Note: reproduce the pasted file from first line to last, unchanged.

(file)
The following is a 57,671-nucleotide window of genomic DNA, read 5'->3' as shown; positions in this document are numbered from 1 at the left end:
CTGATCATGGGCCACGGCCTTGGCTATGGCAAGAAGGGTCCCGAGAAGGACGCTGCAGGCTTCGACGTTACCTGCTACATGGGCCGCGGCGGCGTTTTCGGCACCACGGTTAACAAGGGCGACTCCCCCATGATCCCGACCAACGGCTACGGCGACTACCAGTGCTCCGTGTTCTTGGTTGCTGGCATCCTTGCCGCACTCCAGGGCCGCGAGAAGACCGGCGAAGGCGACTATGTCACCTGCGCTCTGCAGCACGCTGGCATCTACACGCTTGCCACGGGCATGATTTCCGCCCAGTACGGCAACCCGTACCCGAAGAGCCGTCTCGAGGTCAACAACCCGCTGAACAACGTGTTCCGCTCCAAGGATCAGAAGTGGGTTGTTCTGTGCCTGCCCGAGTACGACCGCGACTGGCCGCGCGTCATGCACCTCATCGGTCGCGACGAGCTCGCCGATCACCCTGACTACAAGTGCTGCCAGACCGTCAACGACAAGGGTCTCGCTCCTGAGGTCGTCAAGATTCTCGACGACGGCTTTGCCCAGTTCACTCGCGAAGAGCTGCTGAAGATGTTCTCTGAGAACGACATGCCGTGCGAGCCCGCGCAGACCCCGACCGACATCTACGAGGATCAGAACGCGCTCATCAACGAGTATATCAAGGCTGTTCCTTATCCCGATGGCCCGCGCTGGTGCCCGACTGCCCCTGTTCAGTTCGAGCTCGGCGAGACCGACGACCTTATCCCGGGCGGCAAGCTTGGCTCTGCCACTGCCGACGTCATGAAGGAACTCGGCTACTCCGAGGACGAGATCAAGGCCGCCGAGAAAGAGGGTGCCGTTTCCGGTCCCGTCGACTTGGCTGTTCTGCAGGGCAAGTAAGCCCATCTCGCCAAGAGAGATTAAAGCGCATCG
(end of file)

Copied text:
The following is a 57,671-nucleotide window of genomic DNA, read 5'->3' as shown; positions in this document are numbered from 1 at the left end:
CTGATCATGGGCCACGGCCTTGGCTATGGCAAGAAGGGTCCCGAGAAGGACGCTGCAGGCTTCGACGTTACCTGCTACATGGGCCGCGGCGGCGTTTTCGGCACCACGGTTAACAAGGGCGACTCCCCCATGATCCCGACCAACGGCTACGGCGACTACCAGTGCTCCGTGTTCTTGGTTGCTGGCATCCTTGCCGCACTCCAGGGCCGCGAGAAGACCGGCGAAGGCGACTATGTCACCTGCGCTCTGCAGCACGCTGGCATCTACACGCTTGCCACGGGCATGATTTCCGCCCAGTACGGCAACCCGTACCCGAAGAGCCGTCTCGAGGTCAACAACCCGCTGAACAACGTGTTCCGCTCCAAGGATCAGAAGTGGGTTGTTCTGTGCCTGCCCGAGTACGACCGCGACTGGCCGCGCGTCATGCACCTCATCGGTCGCGACGAGCTCGCCGATCACCCTGACTACAAGTGCTGCCAGACCGTCAACGACAAGGGTCTCGCTCCTGAGGTCGTCAAGATTCTCGACGACGGCTTTGCCCAGTTCACTCGCGAAGAGCTGCTGAAGATGTTCTCTGAGAACGACATGCCGTGCGAGCCCGCGCAGACCCCGACCGACATCTACGAGGATCAGAACGCGCTCATCAACGAGTATATCAAGGCTGTTCCTTATCCCGATGGCCCGCGCTGGTGCCCGACTGCCCCTGTTCAGTTCGAGCTCGGCGAGACCGACGACCTTATCCCGGGCGGCAAGCTTGGCTCTGCCACTGCCGACGTCATGAAGGAACTCGGCTACTCCGAGGACGAGATCAAGGCCGCCGAGAAAGAGGGTGCCGTTTCCGGTCCCGTCGACTTGGCTGTTCTGCAGGGCAAGTAAGCCCATCTCGCCAAGAGAGATTAAAGCGCATCG